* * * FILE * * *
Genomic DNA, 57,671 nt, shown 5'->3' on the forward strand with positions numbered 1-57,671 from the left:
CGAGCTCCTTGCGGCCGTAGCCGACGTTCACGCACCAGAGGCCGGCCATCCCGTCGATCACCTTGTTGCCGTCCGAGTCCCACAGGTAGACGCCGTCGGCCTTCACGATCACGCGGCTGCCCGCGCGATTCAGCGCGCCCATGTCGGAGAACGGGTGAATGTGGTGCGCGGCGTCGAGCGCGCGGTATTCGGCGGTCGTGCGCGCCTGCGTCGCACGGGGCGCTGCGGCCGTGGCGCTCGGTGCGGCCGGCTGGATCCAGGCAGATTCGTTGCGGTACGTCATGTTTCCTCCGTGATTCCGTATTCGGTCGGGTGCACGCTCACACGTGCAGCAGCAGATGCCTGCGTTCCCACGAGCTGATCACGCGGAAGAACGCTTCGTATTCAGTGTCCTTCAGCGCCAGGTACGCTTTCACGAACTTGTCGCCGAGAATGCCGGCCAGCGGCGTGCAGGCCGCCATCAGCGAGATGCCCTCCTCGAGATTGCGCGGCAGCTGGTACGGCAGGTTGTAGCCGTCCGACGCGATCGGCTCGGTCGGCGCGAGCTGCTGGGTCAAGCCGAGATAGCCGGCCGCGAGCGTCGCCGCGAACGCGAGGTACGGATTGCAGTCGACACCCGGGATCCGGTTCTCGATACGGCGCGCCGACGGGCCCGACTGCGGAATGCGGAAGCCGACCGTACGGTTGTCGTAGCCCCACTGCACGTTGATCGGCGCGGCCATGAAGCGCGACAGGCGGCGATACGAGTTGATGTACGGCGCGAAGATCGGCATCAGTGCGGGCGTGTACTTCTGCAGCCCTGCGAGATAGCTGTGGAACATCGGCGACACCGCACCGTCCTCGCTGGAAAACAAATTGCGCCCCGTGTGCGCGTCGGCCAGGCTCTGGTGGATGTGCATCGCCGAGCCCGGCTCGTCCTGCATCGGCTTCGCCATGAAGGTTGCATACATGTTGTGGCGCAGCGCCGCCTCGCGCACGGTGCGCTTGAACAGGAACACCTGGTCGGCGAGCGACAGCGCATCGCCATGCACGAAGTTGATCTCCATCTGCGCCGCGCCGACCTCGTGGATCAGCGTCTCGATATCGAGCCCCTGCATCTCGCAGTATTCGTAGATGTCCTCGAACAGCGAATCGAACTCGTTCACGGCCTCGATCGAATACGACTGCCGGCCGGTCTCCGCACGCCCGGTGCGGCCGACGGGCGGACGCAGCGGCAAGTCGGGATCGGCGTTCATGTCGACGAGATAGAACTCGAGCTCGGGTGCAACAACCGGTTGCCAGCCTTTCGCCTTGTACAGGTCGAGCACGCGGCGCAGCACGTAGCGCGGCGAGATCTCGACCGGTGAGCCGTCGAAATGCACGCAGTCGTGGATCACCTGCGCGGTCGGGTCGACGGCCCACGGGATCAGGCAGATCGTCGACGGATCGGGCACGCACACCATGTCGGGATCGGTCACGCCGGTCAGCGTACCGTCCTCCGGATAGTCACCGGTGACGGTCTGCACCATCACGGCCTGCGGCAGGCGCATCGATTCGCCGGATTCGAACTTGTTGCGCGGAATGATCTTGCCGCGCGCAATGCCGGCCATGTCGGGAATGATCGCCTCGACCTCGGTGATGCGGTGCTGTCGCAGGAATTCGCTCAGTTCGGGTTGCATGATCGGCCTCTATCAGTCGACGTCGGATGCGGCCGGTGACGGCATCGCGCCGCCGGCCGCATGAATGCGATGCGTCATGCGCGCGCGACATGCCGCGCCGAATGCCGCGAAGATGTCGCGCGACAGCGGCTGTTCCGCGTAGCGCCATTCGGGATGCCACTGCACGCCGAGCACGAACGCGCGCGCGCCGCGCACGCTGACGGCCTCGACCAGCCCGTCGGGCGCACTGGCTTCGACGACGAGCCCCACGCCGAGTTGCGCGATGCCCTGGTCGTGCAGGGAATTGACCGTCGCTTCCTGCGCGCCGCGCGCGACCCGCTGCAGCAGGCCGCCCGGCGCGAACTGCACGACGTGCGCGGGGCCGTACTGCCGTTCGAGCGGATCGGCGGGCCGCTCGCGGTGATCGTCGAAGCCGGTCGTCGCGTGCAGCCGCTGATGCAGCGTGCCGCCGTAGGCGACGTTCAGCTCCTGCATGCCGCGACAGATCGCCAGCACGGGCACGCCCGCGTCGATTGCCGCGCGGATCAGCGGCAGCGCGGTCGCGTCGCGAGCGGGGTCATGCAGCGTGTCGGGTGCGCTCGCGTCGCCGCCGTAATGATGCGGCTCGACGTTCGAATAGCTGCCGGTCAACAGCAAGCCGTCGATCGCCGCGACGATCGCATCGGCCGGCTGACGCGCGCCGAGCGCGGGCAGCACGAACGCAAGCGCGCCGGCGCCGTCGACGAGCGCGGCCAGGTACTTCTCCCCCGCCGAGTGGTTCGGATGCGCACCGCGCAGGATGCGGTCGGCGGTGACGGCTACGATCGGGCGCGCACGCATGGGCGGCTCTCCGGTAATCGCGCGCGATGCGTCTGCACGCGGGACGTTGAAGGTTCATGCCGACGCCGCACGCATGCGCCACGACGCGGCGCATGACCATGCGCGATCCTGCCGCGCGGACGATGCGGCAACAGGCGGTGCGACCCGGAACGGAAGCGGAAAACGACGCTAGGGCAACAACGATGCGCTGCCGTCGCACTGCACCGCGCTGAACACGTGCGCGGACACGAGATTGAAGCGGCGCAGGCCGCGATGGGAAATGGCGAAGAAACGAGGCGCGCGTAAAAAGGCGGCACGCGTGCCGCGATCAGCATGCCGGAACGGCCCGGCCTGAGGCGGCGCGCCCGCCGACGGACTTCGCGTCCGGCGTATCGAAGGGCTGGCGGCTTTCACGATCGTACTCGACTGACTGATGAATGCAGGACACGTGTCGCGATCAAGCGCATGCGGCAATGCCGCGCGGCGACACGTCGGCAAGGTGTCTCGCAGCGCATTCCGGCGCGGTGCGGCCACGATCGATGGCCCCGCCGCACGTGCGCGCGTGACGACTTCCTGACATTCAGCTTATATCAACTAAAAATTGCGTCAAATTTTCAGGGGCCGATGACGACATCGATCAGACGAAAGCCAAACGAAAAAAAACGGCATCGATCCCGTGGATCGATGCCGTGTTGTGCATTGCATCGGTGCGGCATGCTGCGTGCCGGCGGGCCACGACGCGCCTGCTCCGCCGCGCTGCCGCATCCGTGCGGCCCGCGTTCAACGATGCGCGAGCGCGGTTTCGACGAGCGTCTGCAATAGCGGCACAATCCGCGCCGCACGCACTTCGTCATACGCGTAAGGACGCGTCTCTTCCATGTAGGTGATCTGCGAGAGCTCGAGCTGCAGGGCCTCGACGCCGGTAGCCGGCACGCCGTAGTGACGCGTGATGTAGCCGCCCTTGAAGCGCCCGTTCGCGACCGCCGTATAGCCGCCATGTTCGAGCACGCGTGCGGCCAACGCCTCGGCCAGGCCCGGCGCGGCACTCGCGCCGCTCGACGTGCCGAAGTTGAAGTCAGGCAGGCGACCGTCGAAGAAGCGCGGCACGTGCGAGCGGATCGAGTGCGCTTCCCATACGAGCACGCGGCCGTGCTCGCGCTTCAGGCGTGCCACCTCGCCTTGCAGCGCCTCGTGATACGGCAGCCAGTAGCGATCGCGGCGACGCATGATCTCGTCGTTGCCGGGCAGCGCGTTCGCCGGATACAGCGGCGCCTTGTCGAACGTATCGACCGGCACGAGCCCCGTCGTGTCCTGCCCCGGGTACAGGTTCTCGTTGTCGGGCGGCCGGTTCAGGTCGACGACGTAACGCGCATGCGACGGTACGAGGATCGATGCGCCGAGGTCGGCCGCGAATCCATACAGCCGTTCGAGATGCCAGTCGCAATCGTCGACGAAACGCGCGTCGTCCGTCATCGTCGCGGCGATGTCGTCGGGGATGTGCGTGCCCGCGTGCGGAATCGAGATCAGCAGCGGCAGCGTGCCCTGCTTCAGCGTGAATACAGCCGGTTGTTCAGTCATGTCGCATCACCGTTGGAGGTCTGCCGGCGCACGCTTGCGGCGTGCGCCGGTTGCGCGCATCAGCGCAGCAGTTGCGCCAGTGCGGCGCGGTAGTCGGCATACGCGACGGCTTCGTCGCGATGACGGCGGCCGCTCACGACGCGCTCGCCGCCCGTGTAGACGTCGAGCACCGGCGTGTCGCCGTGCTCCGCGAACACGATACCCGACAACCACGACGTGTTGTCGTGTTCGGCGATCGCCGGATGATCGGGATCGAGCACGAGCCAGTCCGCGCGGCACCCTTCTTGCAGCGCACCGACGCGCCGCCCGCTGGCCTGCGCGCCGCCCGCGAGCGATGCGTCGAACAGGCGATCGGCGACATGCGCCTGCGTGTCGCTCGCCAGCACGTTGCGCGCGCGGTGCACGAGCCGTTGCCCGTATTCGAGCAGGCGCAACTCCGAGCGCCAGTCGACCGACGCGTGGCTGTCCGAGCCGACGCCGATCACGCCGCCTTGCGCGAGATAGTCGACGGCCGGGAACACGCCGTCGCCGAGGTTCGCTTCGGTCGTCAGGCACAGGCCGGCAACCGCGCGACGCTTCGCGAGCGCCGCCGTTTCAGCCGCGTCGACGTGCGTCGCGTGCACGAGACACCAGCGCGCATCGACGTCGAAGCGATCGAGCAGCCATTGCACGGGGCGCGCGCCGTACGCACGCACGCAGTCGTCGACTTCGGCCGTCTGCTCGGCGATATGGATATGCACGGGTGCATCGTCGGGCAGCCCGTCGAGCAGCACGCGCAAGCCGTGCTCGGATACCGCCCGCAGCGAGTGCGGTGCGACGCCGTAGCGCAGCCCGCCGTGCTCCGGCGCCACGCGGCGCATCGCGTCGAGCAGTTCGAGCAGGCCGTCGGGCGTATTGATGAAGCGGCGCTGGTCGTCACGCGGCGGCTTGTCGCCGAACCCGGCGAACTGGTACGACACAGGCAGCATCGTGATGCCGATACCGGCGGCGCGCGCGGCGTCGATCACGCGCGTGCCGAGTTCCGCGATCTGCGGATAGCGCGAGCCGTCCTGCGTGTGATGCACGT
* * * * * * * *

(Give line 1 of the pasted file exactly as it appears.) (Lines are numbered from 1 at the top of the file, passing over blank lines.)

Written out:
Genomic DNA, 57,671 nt, shown 5'->3' on the forward strand with positions numbered 1-57,671 from the left: